THE PEOPLE OF THE STATE OF NEW YORK RESPONDENT v. WILLIE BROWN JR DEFENDANT APPELLANT

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Supreme Court, Appellate Division, Fourth Department.

THE PEOPLE OF THE STATE OF NEW YORK, RESPONDENT, v. WILLIE BROWN, JR., DEFENDANT–APPELLANT.

KA 13–02163

Decided: December 23, 2016

PRESENT:  CARNI, J.P., DEJOSEPH, NEMOYER, TROUTMAN, AND SCUDDER, JJ. FRANK H. HISCOCK LEGAL AID SOCIETY, SYRACUSE (PHILIP ROTHSCHILD OF COUNSEL), FOR DEFENDANT–APPELLANT. WILLIAM J. FITZPATRICK, DISTRICT ATTORNEY, SYRACUSE (VICTORIA M. WHITE OF COUNSEL), FOR RESPONDENT.

MEMORANDUM AND ORDER

It is hereby ORDERED that the judgment so appealed from is unanimously affirmed.

Memorandum:  Defendant appeals from a judgment convicting him upon a jury verdict of assault in the second degree (Penal Law

§ 120.05 [2] ) and criminal possession of a weapon in the fourth degree (§ 265.01[2] ).  Defendant's conviction arose from an incident in which he cut the victim's face after the victim failed to pay defendant $15 allegedly owed in connection with a drug transaction.  Contrary to defendant's contention, County Court did not err in permitting the victim to testify with respect to the nature of the debt inasmuch as the court, in engaging in the requisite two-part inquiry, properly determined that the evidence was material with respect to the relationship of the parties and motive and that the probative value of the evidence outweighed its prejudicial effect (see generally People v. Cass, 18 NY3d 553, 560).  In any event, following the court's curative instruction, “defense counsel neither objected further nor requested a mistrial, and thus ․ the curative instructions must be deemed to have corrected the error to the defendant's satisfaction” (People v. Elian, 129 AD3d 1635, 1636, lv denied 26 NY3d 1087 [internal quotation marks omitted] ).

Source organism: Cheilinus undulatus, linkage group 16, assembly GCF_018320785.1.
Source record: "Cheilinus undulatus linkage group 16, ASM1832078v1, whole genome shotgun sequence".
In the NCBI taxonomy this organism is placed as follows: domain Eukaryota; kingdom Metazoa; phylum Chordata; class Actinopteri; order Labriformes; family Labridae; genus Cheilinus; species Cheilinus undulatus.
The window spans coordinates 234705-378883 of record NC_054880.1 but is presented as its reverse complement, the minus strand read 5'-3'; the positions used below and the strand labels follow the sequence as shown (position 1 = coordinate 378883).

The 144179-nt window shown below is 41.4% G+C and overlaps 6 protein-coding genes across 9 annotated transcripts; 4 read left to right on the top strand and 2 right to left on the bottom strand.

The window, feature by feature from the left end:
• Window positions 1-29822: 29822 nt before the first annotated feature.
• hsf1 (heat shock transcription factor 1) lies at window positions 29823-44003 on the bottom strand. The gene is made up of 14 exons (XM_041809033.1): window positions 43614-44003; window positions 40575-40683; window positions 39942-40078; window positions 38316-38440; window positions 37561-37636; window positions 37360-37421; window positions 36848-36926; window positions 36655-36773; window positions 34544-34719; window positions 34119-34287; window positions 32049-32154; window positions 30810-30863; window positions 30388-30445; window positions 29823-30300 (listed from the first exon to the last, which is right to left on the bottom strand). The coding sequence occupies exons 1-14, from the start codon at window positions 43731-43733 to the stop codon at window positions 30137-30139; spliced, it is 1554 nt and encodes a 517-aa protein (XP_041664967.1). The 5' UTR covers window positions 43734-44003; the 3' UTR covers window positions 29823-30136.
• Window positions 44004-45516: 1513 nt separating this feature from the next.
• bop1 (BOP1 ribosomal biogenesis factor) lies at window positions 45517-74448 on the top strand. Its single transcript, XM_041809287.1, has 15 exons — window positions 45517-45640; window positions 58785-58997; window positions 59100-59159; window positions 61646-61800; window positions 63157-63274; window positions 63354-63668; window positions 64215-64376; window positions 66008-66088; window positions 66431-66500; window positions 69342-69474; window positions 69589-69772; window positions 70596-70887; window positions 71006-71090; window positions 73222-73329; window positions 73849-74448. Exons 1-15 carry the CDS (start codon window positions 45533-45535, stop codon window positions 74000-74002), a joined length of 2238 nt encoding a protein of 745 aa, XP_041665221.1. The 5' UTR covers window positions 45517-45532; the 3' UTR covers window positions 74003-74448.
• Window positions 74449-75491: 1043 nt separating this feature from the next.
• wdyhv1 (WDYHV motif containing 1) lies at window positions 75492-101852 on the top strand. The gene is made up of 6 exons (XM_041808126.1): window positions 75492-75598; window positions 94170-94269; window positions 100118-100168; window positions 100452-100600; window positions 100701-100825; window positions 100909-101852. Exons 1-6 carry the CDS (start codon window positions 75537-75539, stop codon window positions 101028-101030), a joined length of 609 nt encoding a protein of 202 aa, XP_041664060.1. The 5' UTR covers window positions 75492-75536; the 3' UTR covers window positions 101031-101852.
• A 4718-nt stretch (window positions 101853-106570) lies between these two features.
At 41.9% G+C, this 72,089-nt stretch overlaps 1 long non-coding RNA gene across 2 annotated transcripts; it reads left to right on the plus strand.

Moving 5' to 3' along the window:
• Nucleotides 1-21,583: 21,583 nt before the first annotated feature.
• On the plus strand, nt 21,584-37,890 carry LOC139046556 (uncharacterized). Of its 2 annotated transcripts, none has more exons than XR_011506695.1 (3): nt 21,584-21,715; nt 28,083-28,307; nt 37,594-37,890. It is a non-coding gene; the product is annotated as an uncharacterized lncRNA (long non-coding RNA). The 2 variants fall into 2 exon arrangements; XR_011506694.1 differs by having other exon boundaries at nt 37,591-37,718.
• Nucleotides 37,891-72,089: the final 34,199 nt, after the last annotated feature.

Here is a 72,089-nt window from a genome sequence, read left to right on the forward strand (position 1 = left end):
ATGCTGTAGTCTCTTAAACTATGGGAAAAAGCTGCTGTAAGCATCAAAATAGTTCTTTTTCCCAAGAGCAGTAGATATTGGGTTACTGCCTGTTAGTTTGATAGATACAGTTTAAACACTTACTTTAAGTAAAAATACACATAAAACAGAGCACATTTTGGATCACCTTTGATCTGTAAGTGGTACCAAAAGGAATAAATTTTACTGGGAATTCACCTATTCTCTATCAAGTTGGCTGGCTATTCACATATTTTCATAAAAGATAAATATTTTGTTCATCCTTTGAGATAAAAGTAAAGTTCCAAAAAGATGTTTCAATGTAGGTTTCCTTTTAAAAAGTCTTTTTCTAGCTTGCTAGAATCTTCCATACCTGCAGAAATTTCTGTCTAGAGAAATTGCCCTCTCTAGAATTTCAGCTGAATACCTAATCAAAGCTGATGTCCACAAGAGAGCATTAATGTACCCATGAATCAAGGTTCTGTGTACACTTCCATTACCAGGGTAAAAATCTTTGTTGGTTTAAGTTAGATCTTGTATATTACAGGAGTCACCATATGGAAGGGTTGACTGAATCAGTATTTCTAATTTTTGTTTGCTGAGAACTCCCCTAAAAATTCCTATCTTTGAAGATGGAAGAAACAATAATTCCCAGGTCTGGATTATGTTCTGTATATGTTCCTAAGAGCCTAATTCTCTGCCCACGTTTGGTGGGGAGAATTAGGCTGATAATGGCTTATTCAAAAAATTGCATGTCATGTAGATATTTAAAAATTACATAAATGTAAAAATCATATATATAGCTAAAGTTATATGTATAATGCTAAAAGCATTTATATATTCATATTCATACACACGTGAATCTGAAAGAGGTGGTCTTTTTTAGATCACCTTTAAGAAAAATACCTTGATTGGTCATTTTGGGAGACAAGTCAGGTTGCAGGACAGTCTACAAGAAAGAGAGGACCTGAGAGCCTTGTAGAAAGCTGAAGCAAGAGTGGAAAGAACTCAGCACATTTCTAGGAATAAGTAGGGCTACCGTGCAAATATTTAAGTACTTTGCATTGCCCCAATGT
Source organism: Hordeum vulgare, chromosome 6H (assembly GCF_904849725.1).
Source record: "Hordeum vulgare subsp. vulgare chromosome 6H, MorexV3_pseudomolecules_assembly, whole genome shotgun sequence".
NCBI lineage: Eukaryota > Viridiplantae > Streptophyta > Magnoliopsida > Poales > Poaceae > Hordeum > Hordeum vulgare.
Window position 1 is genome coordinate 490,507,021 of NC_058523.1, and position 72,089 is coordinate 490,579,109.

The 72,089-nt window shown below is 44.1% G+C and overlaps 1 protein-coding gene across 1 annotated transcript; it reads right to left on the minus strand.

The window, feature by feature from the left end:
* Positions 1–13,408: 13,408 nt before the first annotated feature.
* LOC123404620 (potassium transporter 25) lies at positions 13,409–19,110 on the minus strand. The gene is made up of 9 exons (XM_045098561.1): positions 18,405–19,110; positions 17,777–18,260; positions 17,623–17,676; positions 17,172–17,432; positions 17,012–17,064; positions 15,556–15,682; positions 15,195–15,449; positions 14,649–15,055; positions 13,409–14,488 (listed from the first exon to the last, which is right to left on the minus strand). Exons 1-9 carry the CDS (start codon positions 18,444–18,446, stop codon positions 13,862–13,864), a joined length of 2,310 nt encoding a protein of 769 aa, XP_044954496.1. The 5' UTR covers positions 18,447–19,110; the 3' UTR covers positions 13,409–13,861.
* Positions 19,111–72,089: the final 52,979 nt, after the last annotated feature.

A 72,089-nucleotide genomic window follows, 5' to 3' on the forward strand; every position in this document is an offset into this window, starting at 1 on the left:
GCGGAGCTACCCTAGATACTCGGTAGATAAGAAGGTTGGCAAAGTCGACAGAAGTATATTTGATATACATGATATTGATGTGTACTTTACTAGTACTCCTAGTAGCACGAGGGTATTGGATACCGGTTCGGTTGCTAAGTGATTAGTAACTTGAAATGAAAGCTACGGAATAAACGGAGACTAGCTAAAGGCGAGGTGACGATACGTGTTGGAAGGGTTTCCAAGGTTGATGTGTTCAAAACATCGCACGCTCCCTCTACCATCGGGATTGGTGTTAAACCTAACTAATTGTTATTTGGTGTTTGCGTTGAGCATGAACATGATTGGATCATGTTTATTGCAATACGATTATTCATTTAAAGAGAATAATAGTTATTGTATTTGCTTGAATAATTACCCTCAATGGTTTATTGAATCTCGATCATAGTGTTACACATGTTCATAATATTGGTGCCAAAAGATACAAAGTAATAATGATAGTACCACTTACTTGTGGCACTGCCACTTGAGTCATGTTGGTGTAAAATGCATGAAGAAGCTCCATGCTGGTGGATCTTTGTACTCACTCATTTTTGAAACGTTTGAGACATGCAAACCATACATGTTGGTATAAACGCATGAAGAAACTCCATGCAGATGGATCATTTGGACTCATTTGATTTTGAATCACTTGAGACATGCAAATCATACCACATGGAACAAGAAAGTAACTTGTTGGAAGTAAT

We reject defendant's further contention that the court erred in denying his Batson objections to the prosecutor's exercise of peremptory challenges for two prospective jurors.  We note at the outset that defendant concedes that the court did not err in denying his Batson objection with respect to the exercise of a peremptory challenge for a third prospective juror.  With respect to the first prospective juror, the prosecutor explained that the prospective juror failed to disclose that she knew someone who had been convicted of a crime, i.e., her uncle;  that some of her answers led the prosecutor to believe that she would not be fair to the victim;  and that she knew the Chief of the Syracuse Police Department, who had well-publicized disputes with the District Attorney.  The court's credibility determinations with respect to Batson objections are entitled to great deference (see People v. Luciano, 10 NY3d 499, 505), and we will not disturb the court's determination that the prosecutor provided race-neutral explanations for the peremptory challenge.  With respect to the second prospective juror, we conclude that the court properly determined that the prosecutor provided a race-neutral explanation for the challenge by explaining that the prospective juror had previously worked with troubled young adults, which might cause her to be biased toward defendant (see People v. Holloway, 71 AD3d 1486, 1487, lv denied 15 NY3d 774).

Viewing the evidence in light of the elements of the crimes as charged to the jury (see People v. Danielson, 9 NY3d 342, 349), we conclude that the verdict is not against the weight of the evidence (see People v. Bleakley, 69 N.Y.2d 490, 495).  Contrary to defendant's contention, the testimony of the victim and his girlfriend, who was an eyewitness, was not incredible as a matter of law (see People v. Hailey, 128 AD3d 1415, 1417, lv denied 26 NY3d 929).  Moreover, the jury was entitled to credit the testimony of the victim and his girlfriend that they had a long-standing relationship with defendant and that defendant went to the victim's home and cut his face after he failed to pay defendant $15, while rejecting the testimony of defense witnesses that defendant did not know the victim well and that he was not in the vicinity of the victim's home at the time of the crime.  We perceive no basis to disturb the jury's credibility determinations (see People v. Brown, 140 AD3d 1740, 1740).

The sentence is not unduly harsh or severe.

Frances E. Cafarell

Clerk of the Court